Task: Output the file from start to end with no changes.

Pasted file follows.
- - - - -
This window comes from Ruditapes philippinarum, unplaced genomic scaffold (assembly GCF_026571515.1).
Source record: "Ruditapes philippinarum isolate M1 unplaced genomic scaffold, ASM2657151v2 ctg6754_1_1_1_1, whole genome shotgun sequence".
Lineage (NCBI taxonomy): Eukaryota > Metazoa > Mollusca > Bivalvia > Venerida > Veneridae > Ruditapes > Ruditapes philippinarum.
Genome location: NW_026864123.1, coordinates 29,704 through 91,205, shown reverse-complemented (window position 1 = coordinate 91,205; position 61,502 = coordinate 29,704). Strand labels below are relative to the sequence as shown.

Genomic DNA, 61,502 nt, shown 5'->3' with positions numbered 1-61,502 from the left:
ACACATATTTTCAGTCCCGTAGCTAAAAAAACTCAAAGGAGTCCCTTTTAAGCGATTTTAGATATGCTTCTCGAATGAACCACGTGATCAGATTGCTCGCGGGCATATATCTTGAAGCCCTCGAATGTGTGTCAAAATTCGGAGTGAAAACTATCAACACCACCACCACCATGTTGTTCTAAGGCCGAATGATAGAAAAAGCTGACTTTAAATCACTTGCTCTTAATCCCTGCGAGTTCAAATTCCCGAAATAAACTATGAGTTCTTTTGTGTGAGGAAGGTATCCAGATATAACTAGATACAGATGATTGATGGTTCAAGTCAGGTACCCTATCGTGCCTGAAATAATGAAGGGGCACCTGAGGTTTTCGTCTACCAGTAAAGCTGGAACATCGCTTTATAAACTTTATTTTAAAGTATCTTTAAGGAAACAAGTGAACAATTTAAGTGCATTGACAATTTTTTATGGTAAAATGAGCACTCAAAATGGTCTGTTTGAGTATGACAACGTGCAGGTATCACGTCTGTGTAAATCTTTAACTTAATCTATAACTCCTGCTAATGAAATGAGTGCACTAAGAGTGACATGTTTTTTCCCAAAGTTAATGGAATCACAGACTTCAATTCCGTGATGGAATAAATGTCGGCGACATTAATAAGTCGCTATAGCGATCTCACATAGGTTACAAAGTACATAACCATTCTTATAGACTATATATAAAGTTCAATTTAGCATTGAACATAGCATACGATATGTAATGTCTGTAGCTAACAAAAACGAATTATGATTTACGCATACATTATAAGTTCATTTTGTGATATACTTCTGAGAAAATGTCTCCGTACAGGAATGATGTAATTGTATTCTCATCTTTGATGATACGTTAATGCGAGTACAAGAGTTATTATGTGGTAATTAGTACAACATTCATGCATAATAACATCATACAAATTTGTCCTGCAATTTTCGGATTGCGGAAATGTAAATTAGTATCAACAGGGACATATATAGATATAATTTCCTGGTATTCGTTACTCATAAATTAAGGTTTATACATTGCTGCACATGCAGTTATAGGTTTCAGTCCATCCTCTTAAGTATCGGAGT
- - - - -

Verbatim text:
This window comes from Ruditapes philippinarum, unplaced genomic scaffold (assembly GCF_026571515.1).
Source record: "Ruditapes philippinarum isolate M1 unplaced genomic scaffold, ASM2657151v2 ctg6754_1_1_1_1, whole genome shotgun sequence".
Lineage (NCBI taxonomy): Eukaryota > Metazoa > Mollusca > Bivalvia > Venerida > Veneridae > Ruditapes > Ruditapes philippinarum.
Genome location: NW_026864123.1, coordinates 29,704 through 91,205, shown reverse-complemented (window position 1 = coordinate 91,205; position 61,502 = coordinate 29,704). Strand labels below are relative to the sequence as shown.

Genomic DNA, 61,502 nt, shown 5'->3' with positions numbered 1-61,502 from the left:
ACACATATTTTCAGTCCCGTAGCTAAAAAAACTCAAAGGAGTCCCTTTTAAGCGATTTTAGATATGCTTCTCGAATGAACCACGTGATCAGATTGCTCGCGGGCATATATCTTGAAGCCCTCGAATGTGTGTCAAAATTCGGAGTGAAAACTATCAACACCACCACCACCATGTTGTTCTAAGGCCGAATGATAGAAAAAGCTGACTTTAAATCACTTGCTCTTAATCCCTGCGAGTTCAAATTCCCGAAATAAACTATGAGTTCTTTTGTGTGAGGAAGGTATCCAGATATAACTAGATACAGATGATTGATGGTTCAAGTCAGGTACCCTATCGTGCCTGAAATAATGAAGGGGCACCTGAGGTTTTCGTCTACCAGTAAAGCTGGAACATCGCTTTATAAACTTTATTTTAAAGTATCTTTAAGGAAACAAGTGAACAATTTAAGTGCATTGACAATTTTTTATGGTAAAATGAGCACTCAAAATGGTCTGTTTGAGTATGACAACGTGCAGGTATCACGTCTGTGTAAATCTTTAACTTAATCTATAACTCCTGCTAATGAAATGAGTGCACTAAGAGTGACATGTTTTTTCCCAAAGTTAATGGAATCACAGACTTCAATTCCGTGATGGAATAAATGTCGGCGACATTAATAAGTCGCTATAGCGATCTCACATAGGTTACAAAGTACATAACCATTCTTATAGACTATATATAAAGTTCAATTTAGCATTGAACATAGCATACGATATGTAATGTCTGTAGCTAACAAAAACGAATTATGATTTACGCATACATTATAAGTTCATTTTGTGATATACTTCTGAGAAAATGTCTCCGTACAGGAATGATGTAATTGTATTCTCATCTTTGATGATACGTTAATGCGAGTACAAGAGTTATTATGTGGTAATTAGTACAACATTCATGCATAATAACATCATACAAATTTGTCCTGCAATTTTCGGATTGCGGAAATGTAAATTAGTATCAACAGGGACATATATAGATATAATTTCCTGGTATTCGTTACTCATAAATTAAGGTTTATACATTGCTGCACATGCAGTTATAGGTTTCAGTCCATCCTCTTAAGTATCGGAGT